Symon: Go on, honey.
Kaysen: Thank you.
And later Kaysen wipes Symon's head for him, which Symon returns with a friendly kiss on the cheek and a man hug.
This Troper always thought Ohta had a little crush on Fukui-san... he always seemed to work so hard to get Fukui-san's attention/approval...
Memetic Badass: Some of Alton's comments paint the Chairman in this sort of light.
Of course, Alton himself has fallen in this trope himself with regards to Good Eats.
Never Live It Down: Neither fans nor the staff of Iron Chef America will let Bobby Flay forget the cocky attitude he had in his battles during the original show's run. For example, during the Wild Boar battle:
Kevin Brauch: Well, I'm seeing a lot of flair, confidence, cockiness and talent being, uh, put forth by Iron Chef Bobby Flay and his two sous... Bobby Flay: *looks up, around, and scoffs* Kevin Brauch: Let's hope that Chef Bull and his two guys... It's true! Sometimes the truth hurts, Bobby! It's talent! Bobby Flay:I'm just cutting pineapples!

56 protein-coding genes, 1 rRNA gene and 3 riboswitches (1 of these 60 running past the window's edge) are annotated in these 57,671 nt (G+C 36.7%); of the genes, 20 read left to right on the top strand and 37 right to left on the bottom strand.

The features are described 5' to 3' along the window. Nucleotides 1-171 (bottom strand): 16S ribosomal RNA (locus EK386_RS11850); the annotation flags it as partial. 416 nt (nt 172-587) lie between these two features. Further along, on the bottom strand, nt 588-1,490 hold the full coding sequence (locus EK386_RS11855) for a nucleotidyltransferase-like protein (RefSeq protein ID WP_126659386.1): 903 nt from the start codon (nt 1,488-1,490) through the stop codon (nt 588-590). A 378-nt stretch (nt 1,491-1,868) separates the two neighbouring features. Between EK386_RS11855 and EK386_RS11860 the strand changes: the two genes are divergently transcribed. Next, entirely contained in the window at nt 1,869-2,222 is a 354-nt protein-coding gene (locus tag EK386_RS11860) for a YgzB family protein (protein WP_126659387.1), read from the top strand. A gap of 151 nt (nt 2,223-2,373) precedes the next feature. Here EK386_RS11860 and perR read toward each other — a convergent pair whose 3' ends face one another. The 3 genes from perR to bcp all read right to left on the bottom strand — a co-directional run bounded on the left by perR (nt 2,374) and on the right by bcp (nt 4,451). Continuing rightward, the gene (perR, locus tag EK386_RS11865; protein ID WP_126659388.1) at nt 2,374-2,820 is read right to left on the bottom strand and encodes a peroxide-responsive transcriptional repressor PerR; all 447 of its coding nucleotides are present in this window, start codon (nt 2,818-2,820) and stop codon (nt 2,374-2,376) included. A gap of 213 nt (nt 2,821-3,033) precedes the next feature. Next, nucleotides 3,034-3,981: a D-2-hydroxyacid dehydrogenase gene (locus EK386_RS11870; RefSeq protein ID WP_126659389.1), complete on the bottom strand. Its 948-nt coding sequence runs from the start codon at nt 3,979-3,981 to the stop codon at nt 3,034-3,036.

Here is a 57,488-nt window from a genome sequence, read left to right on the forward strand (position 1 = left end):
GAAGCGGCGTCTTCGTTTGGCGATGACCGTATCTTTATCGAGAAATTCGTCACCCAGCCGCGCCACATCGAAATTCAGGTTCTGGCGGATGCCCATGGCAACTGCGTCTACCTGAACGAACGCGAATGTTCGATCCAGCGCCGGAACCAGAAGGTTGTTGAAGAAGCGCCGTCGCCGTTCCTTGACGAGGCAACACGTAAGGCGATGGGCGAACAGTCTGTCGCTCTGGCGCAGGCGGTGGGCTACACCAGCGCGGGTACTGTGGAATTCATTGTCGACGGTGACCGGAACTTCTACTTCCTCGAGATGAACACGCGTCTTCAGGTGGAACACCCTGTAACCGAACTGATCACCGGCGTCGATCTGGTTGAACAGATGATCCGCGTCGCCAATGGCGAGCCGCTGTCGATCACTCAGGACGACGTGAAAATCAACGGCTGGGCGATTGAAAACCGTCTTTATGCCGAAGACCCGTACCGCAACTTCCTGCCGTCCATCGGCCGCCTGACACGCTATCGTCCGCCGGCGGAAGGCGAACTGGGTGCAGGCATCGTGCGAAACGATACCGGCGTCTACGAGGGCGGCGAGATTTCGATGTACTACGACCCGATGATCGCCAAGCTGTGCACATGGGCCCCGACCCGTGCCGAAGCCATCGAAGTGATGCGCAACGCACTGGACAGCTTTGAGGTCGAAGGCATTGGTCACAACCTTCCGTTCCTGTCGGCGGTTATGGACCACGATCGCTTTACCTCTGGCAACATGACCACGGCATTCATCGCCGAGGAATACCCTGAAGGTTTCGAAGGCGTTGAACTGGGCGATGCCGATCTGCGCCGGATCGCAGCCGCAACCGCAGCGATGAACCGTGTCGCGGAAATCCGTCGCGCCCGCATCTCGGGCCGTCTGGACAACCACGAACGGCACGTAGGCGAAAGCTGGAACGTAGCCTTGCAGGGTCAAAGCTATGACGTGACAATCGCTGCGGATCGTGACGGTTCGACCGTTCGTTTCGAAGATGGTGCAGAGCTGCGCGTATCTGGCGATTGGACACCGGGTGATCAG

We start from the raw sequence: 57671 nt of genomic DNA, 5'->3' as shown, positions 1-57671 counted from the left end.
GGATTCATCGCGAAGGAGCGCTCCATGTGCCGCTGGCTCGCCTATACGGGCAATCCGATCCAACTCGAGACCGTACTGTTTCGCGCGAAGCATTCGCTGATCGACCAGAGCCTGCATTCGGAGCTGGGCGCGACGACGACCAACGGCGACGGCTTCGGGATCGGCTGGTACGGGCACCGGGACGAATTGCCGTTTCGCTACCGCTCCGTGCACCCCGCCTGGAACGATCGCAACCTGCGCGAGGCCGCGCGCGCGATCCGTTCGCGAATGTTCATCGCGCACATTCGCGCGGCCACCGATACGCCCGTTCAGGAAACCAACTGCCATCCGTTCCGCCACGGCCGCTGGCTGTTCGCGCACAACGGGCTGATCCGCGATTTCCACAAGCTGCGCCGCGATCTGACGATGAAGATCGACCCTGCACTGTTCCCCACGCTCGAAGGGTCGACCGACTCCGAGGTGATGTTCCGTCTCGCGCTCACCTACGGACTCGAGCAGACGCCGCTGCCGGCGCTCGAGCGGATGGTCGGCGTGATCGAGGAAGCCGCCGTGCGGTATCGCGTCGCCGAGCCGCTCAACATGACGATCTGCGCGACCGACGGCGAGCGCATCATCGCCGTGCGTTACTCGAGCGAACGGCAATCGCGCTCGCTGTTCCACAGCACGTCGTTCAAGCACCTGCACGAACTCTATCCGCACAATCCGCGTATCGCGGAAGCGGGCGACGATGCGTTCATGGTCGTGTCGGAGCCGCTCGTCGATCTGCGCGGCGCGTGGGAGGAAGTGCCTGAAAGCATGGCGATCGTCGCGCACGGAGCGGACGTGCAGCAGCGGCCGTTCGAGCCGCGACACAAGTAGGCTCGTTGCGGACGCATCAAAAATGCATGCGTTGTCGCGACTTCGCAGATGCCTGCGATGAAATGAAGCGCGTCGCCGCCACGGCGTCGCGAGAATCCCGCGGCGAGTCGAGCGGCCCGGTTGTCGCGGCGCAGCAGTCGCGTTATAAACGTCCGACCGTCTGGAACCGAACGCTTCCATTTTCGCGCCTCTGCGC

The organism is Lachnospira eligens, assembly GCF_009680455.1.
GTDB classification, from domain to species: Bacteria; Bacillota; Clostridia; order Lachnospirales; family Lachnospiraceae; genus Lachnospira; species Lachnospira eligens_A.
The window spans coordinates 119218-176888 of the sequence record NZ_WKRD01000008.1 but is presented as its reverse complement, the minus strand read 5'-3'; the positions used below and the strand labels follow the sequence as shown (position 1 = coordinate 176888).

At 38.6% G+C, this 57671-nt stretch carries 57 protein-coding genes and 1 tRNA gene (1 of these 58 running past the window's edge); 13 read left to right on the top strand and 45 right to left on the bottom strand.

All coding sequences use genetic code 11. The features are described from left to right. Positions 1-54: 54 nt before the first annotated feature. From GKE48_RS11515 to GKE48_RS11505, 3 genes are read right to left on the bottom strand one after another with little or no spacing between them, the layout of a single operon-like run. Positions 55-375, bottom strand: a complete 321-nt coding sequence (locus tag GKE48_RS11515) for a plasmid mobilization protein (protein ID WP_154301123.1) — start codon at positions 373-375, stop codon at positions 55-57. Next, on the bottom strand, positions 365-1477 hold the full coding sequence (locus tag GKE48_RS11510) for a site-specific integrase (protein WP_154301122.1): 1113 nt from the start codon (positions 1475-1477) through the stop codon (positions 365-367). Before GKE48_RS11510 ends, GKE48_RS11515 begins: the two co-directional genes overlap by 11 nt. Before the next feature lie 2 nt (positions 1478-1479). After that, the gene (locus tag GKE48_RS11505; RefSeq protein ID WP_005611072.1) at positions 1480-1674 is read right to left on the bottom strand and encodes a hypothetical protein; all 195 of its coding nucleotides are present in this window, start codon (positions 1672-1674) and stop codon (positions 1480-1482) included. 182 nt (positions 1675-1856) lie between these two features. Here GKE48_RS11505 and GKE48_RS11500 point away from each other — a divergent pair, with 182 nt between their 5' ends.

Surprisingly, the only person who is polite and modest enough not to remind him of his Jerk Ass attitude at IC Japan's New York Battle is Morimoto. Perhaps the guy just wanted to bury the hatchet with Flay and decided not to touch old scars (seeing as they became friendlier to each other during IC America's run), or Flay has already earned Morimoto's forgiveness now that he treats his cooking implements with respect.
Subverted in the second Next Iron Chef finale. Flay does (offhandedly) mention the feud, which earned him Morimoto's Death Glare.
Three Words: Trout. Ice. Cream.
Or four: Cod roe ice cream.
Periphery Demographic: Food Network initially targeted Iron Chef toward its usual demographic: housewives. They didn't see it being adopted by younger audiences at all.
Squick: Some of the chefs' more outlandish ideas. (Seriously — cod roe ice cream?!)
Also Selective Squick, especially on the Japanese original when their delicacies don't match up with American tastes.